As we enter the third (and hopefully final) year of the pandemic, businesses will rise and fall depending on the extent to which the world returns to life as it was before Covid-19 and the extent to which life has changed fundamentally.
The pharmaceutical industry is making billions from the vaccines it has developed to combat Covid-19. As the virus has mutated, these vaccines have lost efficacy, yet have continued to protect against severe disease and death. Will the majority of the population need to continue to be protected by vaccinations and boosters if the virus, as the Omicron variant is indicating, evolves to become as mild as a common cold? Be wary of the industry overplaying the need for vaccines in this scenario, when most people will get protection from natural immunity. On the positive side, the strides made in developing the vaccines have opened the way for vaccines against diseases we have not yet conquered.
The August 2021 report on climate change by the Intergovernmental Panel on Climate Change and the ensuing COP26 conference in Scotland in November have re-emphasised the need for action against global warming. This heightened awareness is driving investment away from fossil-fuel energy sources and into more environmentally-friendly, renewable alternatives such as solar and wind power. Battery technology is vital to the successful transition away from carbon, because these alternatives need reliable, large-scale electricity storage to be commercially viable. And who knows, we may be close to a break-through in the quest for nuclear fusion?
As the world emerges from the pandemic, the travel and hospitality sectors will recover from the extreme disruption of their business. However the recovery will be slow – people will be cautious to start travelling again, especially on long-haul flights. And will they want to spend their holidays on crowded ocean liners or in busy 300-room hotels? New patterns of travel are likely to become entrenched, with people opting to take their holidays closer to home and at more secluded destinations. Savvy tour operators, travel agents, hoteliers and restaurateurs will exploit the opportunities offered by these trends.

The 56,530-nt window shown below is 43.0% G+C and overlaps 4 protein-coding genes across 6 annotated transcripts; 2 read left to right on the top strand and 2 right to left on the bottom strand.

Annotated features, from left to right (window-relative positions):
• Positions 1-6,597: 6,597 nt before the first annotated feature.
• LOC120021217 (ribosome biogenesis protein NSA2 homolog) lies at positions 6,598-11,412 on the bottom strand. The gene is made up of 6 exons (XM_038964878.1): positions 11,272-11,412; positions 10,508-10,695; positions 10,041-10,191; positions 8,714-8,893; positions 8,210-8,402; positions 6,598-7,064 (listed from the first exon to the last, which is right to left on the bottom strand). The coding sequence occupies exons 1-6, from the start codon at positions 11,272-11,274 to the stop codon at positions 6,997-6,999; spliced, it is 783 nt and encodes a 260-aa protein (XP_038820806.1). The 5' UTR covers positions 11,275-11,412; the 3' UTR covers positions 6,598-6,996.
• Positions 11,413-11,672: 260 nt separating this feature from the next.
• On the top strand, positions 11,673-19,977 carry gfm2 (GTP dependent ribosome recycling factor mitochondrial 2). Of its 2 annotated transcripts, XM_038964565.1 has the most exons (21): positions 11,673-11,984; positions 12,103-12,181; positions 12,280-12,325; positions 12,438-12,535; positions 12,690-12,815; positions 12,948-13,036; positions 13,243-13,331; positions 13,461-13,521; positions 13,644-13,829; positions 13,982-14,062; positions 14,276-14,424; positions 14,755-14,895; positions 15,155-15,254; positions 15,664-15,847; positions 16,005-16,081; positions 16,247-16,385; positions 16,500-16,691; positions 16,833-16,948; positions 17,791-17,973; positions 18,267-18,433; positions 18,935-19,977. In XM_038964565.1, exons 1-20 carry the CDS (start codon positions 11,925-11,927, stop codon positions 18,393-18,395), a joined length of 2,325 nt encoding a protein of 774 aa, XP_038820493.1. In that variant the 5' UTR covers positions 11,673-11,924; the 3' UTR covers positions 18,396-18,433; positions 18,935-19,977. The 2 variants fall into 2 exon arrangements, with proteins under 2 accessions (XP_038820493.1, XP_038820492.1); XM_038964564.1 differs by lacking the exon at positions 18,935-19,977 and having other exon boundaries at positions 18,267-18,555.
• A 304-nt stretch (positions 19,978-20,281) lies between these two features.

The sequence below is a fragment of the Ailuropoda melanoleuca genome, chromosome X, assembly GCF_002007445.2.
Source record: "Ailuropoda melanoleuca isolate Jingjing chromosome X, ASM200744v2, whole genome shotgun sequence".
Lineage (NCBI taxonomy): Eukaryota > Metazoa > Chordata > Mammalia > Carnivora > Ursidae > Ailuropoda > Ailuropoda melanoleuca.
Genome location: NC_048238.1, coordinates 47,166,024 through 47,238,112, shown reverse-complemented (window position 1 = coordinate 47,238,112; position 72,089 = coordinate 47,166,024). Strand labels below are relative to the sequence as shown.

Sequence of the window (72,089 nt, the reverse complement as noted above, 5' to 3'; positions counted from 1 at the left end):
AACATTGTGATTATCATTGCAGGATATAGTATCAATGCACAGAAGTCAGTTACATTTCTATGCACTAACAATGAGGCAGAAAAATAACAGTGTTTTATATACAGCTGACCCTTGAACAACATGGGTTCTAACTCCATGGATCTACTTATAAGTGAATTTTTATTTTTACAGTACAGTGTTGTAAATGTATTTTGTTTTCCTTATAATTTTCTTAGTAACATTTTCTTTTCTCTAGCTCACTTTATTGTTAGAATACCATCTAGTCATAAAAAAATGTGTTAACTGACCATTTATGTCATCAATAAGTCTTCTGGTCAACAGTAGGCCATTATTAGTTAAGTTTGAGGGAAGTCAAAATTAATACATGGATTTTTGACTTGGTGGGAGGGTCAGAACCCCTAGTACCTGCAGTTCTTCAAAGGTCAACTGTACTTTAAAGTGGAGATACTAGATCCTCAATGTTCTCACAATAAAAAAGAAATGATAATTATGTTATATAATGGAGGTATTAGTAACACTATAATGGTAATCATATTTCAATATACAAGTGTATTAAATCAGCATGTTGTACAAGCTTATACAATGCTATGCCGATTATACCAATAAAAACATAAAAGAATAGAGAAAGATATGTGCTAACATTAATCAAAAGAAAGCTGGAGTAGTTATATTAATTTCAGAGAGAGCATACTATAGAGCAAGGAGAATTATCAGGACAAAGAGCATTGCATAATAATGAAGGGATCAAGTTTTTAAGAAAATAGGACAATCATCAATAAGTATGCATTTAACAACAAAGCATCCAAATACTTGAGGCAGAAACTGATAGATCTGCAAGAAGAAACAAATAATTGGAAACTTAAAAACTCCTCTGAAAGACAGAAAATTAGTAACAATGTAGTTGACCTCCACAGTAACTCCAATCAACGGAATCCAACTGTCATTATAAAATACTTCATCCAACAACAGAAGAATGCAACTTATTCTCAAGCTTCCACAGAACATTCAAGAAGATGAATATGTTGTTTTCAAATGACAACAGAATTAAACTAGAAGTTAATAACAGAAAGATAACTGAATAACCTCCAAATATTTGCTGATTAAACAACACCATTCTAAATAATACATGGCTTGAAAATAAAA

Advances made over the past decade will continue to shape our world and disrupt traditional ways of doing things. In finance, blockchain-based applications will carry on eliminating middle-men such as banks and payment clearance houses, giving the consumer greater control over transactions. The term “DeFi” (decentralised finance) will gain popularity as the trend progresses. Non-fungible tokens (NFTs) – blockchain-based, non-replicable digital creations – are likely to become more accepted an alternative asset class. And the Metaverse? Don’t expect too much in 2022, but there’ll be much work done behind the scenes in laying the foundations for this alternative reality.
Commercial property has suffered during the pandemic while residential property has boomed. Expect this trend to accelerate if employers remain comfortable with staff working from home. Wall Street Journal columnist Peggy Noonan says the pandemic brought about “the collapse of the commuter model … the owners of great businesses found how much can be done remotely. They hadn’t known that! People think it will all snap back when the pandemic is fully over but no, a human habit broke; a new way of operating has begun.” Will city business districts become redundant? Many people who are able to work from home are moving out of cities. Expect a rise in property prices in attractive rural areas.
This article appears in the January 2022 edition of our free digital magazine, IOL MONEY, which you can access here.